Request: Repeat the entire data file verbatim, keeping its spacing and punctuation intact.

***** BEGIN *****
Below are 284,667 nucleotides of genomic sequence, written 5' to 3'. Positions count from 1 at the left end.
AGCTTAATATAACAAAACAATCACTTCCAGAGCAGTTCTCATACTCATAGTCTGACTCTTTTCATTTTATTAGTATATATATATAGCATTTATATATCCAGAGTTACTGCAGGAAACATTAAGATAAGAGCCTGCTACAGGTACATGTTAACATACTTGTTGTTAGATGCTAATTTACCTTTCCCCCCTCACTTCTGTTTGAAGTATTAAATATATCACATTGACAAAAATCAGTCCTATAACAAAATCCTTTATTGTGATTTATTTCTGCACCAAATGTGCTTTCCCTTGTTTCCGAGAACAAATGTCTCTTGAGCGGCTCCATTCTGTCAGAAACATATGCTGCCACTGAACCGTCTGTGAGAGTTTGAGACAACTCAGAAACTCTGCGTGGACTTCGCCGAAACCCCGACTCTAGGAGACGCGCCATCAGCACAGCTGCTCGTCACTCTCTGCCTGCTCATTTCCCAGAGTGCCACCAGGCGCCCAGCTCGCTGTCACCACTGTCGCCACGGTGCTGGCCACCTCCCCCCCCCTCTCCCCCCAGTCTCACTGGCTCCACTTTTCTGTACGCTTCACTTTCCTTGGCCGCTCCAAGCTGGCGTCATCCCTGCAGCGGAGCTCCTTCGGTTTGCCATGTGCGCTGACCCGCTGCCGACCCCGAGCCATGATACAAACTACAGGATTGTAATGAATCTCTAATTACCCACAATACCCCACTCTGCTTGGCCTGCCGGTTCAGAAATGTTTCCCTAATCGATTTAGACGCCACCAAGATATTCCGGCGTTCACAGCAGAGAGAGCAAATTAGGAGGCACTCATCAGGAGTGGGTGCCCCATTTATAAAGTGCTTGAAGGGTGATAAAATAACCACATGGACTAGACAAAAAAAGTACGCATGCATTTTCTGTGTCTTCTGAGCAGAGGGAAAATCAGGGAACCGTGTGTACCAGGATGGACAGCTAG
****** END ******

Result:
Below are 284,667 nucleotides of genomic sequence, written 5' to 3'. Positions count from 1 at the left end.
AGCTTAATATAACAAAACAATCACTTCCAGAGCAGTTCTCATACTCATAGTCTGACTCTTTTCATTTTATTAGTATATATATATAGCATTTATATATCCAGAGTTACTGCAGGAAACATTAAGATAAGAGCCTGCTACAGGTACATGTTAACATACTTGTTGTTAGATGCTAATTTACCTTTCCCCCCTCACTTCTGTTTGAAGTATTAAATATATCACATTGACAAAAATCAGTCCTATAACAAAATCCTTTATTGTGATTTATTTCTGCACCAAATGTGCTTTCCCTTGTTTCCGAGAACAAATGTCTCTTGAGCGGCTCCATTCTGTCAGAAACATATGCTGCCACTGAACCGTCTGTGAGAGTTTGAGACAACTCAGAAACTCTGCGTGGACTTCGCCGAAACCCCGACTCTAGGAGACGCGCCATCAGCACAGCTGCTCGTCACTCTCTGCCTGCTCATTTCCCAGAGTGCCACCAGGCGCCCAGCTCGCTGTCACCACTGTCGCCACGGTGCTGGCCACCTCCCCCCCCCTCTCCCCCCAGTCTCACTGGCTCCACTTTTCTGTACGCTTCACTTTCCTTGGCCGCTCCAAGCTGGCGTCATCCCTGCAGCGGAGCTCCTTCGGTTTGCCATGTGCGCTGACCCGCTGCCGACCCCGAGCCATGATACAAACTACAGGATTGTAATGAATCTCTAATTACCCACAATACCCCACTCTGCTTGGCCTGCCGGTTCAGAAATGTTTCCCTAATCGATTTAGACGCCACCAAGATATTCCGGCGTTCACAGCAGAGAGAGCAAATTAGGAGGCACTCATCAGGAGTGGGTGCCCCATTTATAAAGTGCTTGAAGGGTGATAAAATAACCACATGGACTAGACAAAAAAAGTACGCATGCATTTTCTGTGTCTTCTGAGCAGAGGGAAAATCAGGGAACCGTGTGTACCAGGATGGACAGCTAG